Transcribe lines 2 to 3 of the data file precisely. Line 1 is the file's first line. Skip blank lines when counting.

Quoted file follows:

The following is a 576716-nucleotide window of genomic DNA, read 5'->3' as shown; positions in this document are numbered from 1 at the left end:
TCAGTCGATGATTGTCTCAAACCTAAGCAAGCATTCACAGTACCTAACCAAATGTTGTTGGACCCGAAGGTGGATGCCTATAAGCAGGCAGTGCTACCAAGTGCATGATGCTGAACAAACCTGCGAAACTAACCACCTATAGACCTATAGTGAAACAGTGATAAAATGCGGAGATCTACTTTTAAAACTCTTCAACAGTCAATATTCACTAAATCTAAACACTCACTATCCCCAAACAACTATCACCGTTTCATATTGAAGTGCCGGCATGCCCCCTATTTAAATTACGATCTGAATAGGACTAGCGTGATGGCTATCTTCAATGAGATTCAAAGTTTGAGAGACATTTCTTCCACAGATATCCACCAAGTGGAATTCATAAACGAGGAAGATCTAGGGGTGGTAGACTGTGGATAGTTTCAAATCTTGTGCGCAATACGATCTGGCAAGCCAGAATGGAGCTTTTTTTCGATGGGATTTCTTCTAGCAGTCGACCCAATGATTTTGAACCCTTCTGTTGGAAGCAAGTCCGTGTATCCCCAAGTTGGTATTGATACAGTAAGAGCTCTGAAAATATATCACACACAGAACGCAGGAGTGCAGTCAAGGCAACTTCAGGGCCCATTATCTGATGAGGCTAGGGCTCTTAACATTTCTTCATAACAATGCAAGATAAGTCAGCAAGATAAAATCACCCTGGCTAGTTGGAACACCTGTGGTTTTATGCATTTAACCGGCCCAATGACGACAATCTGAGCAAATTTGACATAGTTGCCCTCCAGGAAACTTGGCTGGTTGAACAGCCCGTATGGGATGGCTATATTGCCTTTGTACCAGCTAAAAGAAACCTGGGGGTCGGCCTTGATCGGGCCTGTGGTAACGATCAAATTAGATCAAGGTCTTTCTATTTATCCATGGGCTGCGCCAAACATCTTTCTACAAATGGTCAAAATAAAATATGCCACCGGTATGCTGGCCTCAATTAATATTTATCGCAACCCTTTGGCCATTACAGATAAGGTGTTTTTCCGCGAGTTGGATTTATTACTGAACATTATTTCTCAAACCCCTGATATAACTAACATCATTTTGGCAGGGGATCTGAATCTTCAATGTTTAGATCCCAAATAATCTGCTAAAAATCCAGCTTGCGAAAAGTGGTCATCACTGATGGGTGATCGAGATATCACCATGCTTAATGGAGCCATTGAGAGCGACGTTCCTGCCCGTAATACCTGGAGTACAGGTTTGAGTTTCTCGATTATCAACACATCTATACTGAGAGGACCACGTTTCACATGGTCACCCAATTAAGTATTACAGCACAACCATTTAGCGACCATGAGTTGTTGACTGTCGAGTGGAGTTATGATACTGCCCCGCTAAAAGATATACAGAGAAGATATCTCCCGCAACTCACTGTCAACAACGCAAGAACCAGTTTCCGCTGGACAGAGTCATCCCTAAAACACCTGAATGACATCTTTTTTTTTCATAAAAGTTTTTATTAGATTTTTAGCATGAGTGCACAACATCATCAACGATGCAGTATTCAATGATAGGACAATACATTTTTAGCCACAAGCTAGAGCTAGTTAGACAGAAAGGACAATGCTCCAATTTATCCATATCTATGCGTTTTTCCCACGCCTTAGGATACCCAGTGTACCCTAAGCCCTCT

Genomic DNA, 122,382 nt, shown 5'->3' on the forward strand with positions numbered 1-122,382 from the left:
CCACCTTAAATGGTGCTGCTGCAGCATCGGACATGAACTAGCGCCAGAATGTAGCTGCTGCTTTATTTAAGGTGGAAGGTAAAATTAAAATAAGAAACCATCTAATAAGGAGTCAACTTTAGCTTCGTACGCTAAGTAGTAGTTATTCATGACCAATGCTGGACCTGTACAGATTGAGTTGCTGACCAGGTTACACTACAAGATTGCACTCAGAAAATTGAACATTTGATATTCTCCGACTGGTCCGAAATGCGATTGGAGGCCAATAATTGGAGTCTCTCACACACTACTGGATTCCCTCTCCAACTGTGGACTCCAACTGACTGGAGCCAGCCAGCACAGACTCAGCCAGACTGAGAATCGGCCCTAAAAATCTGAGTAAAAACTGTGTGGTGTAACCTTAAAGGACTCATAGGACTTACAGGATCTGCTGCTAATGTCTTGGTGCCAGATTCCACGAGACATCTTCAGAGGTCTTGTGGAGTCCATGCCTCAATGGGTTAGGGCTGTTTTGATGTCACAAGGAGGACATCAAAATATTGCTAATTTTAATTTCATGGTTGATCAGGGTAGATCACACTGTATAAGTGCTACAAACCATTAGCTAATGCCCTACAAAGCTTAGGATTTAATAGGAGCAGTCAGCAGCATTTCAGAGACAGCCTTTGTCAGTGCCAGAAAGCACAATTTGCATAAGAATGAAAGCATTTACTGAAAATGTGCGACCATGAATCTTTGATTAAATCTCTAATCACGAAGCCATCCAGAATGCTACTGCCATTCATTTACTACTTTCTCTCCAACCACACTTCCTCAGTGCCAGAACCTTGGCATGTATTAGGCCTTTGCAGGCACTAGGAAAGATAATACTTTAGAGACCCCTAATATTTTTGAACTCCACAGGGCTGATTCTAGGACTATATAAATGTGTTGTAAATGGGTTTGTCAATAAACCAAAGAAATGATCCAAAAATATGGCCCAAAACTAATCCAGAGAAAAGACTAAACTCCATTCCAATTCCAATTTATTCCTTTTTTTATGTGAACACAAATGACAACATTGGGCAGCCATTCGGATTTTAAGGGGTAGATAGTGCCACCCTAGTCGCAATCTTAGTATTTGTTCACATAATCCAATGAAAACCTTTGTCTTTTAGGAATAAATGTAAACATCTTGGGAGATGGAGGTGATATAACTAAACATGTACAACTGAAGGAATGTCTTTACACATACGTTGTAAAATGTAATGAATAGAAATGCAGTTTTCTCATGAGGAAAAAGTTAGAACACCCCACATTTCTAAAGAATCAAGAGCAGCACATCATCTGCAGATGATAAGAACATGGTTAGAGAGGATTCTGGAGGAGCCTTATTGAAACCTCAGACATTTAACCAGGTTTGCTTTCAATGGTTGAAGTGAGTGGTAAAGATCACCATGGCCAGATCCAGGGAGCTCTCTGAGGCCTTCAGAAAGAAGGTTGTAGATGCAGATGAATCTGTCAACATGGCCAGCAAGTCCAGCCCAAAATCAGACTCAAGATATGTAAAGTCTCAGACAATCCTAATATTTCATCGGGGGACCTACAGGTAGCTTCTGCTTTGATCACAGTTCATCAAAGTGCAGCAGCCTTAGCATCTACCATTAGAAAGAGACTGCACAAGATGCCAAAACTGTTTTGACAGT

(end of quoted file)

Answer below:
TCAGTCGATGATTGTCTCAAACCTAAGCAAGCATTCACAGTACCTAACCAAATGTTGTTGGACCCGAAGGTGGATGCCTATAAGCAGGCAGTGCTACCAAGTGCATGATGCTGAACAAACCTGCGAAACTAACCACCTATAGACCTATAGTGAAACAGTGATAAAATGCGGAGATCTACTTTTAAAACTCTTCAACAGTCAATATTCACTAAATCTAAACACTCACTATCCCCAAACAACTATCACCGTTTCATATTGAAGTGCCGGCATGCCCCCTATTTAAATTACGATCTGAATAGGACTAGCGTGATGGCTATCTTCAATGAGATTCAAAGTTTGAGAGACATTTCTTCCACAGATATCCACCAAGTGGAATTCATAAACGAGGAAGATCTAGGGGTGGTAGACTGTGGATAGTTTCAAATCTTGTGCGCAATACGATCTGGCAAGCCAGAATGGAGCTTTTTTTCGATGGGATTTCTTCTAGCAGTCGACCCAATGATTTTGAACCCTTCTGTTGGAAGCAAGTCCGTGTATCCCCAAGTTGGTATTGATACAGTAAGAGCTCTGAAAATATATCACACACAGAACGCAGGAGTGCAGTCAAGGCAACTTCAGGGCCCATTATCTGATGAGGCTAGGGCTCTTAACATTTCTTCATAACAATGCAAGATAAGTCAGCAAGATAAAATCACCCTGGCTAGTTGGAACACCTGTGGTTTTATGCATTTAACCGGCCCAATGACGACAATCTGAGCAAATTTGACATAGTTGCCCTCCAGGAAACTTGGCTGGTTGAACAGCCCGTATGGGATGGCTATATTGCCTTTGTACCAGCTAAAAGAAACCTGGGGGTCGGCCTTGATCGGGCCTGTGGTAACGATCAAATTAGATCAAGGTCTTTCTATTTATCCATGGGCTGCGCCAAACATCTTTCTACAAATGGTCAAAATAAAATATGCCACCGGTATGCTGGCCTCAATTAATATTTATCGCAACCCTTTGGCCATTACAGATAAGGTGTTTTTCCGCGAGTTGGATTTATTACTGAACATTATTTCTCAAACCCCTGATATAACTAACATCATTTTGGCAGGGGATCTGAATCTTCAATGTTTAGATCCCAAATAATCTGCTAAAAATCCAGCTTGCGAAAAGTGGTCATCACTGATGGGTGATCGAGATATCACCATGCTTAATGGAGCCATTGAGAGCGACGTTCCTGCCCGTAATACCTGGAGTACAGGTTTGAGTTTCTCGATTATCAACACATCTATACTGAGAGGACCACGTTTCACATGGTCACCCAATTAAGTATTACAGCACAACCATTTAGCGACCATGAGTTGTTGACTGTCGAGTGGAGTTATGATACTGCCCCGCTAAAAGATATACAGAGAAGATATCTCCCGCAACTCACTGTCAACAACGCAAGAACCAGTTTCCGCTGGACAGAGTCATCCCTAAAACACCTGAATGACATCTTTTTTTTTCATAAAAGTTTTTATTAGATTTTTAGCATGAGTGCACAACATCATCAACGATGCAGTATTCAATGATAGGACAATACATTTTTAGCCACAAGCTAGAGCTAGTTAGACAGAAAGGACAATGCTCCAATTTATCCATATCTATGCGTTTTTCCCACGCCTTAGGATACCCAGTGTACCCTAAGCCCTCT

Genomic DNA, 122,382 nt, shown 5'->3' on the forward strand with positions numbered 1-122,382 from the left: